Rosie presents real life in a car. Roddy Doyle knows a little something about families that are down and close to out. He wrote The Commitments, The Snapper, and The Van. Each book, story, and/or screenplay is about Irish folks who have hit the penultimate rung with a bounce. Doyle’s works have two things in common: hope and stubbornness.
Doyle’s latest screenplay introduces the Davis family: John Paul and Rosie and their bairn: Kayleigh, nearly a teenager with all the sighs that connotes; Millie, called “Smelly Millie” by her classmates; Maddy, with her essential bunny named Peaches; and Alfie, fierce laddie.
John Paul has a job in a restaurant, but his family lives in their car and out of black plastic bags. They were renting a house, but the landlord made them leave so he could sell it, and there are no houses for rent in Dublin, only vouchers. Rosie spends her time on her phone, calling hotels, begging for a room for the six of them for the night. She says “sorry” a lot, “sorry” to the children, “sorry” to her helpful friend, “sorry” to waiters. She insists that the family is not homeless, just “lost.” She tells little lies. When someone asks how Kayleigh likes her new school, Rosie answers, “She loves it.”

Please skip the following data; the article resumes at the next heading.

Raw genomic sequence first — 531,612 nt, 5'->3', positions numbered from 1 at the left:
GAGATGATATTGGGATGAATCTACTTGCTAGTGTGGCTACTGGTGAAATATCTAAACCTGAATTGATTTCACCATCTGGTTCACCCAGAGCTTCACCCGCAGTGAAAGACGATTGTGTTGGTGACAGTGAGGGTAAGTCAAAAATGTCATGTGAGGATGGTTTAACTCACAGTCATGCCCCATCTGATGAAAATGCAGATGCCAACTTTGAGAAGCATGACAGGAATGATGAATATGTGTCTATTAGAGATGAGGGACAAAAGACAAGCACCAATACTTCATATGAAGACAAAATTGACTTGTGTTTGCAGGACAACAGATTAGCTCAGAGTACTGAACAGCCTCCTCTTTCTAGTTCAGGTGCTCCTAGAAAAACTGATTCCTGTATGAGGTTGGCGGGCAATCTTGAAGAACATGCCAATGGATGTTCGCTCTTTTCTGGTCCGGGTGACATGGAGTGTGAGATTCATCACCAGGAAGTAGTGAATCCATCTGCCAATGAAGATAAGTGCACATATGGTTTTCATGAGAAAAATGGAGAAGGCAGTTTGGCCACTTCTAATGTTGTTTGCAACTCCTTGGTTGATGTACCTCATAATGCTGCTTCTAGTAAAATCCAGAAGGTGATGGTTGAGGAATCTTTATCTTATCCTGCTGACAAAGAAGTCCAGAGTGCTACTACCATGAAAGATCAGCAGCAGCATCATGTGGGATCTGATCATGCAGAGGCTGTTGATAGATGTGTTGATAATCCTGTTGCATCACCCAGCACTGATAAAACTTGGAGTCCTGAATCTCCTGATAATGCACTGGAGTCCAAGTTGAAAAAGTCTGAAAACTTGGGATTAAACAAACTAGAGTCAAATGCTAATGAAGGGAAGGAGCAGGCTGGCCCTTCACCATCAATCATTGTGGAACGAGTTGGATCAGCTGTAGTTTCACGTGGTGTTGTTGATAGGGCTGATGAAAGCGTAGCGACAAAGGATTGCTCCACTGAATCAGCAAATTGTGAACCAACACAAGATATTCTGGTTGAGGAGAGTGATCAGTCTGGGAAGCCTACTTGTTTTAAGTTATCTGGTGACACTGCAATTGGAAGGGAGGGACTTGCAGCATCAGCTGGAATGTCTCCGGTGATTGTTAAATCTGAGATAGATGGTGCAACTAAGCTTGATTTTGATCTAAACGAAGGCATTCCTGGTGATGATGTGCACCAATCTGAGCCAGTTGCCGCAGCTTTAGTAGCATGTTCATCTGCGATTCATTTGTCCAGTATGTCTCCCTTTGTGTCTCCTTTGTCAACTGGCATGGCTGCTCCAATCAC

Keeping the family together is Rosie’s job. She builds on the good mothering and wifing she did when they were housed. Rosie refuses her mother’s offers of anything but use of her toilet — something happened, something Doyle does not spell out.
Sarah Greene, who was nominated for a Tony award in 2014 for Best Performance by an Actress in a Featured Role in The Cripple of Inishmaan, portrays Rosie with verve and range.
Directed by Paddy Breathnach, Rosie is a study in persistence. Breathnach shows Rosie coping, multi-tasking, melting down, loving, forging ahead with her little girl. She is beautiful in every way. Rosie’s story is, too.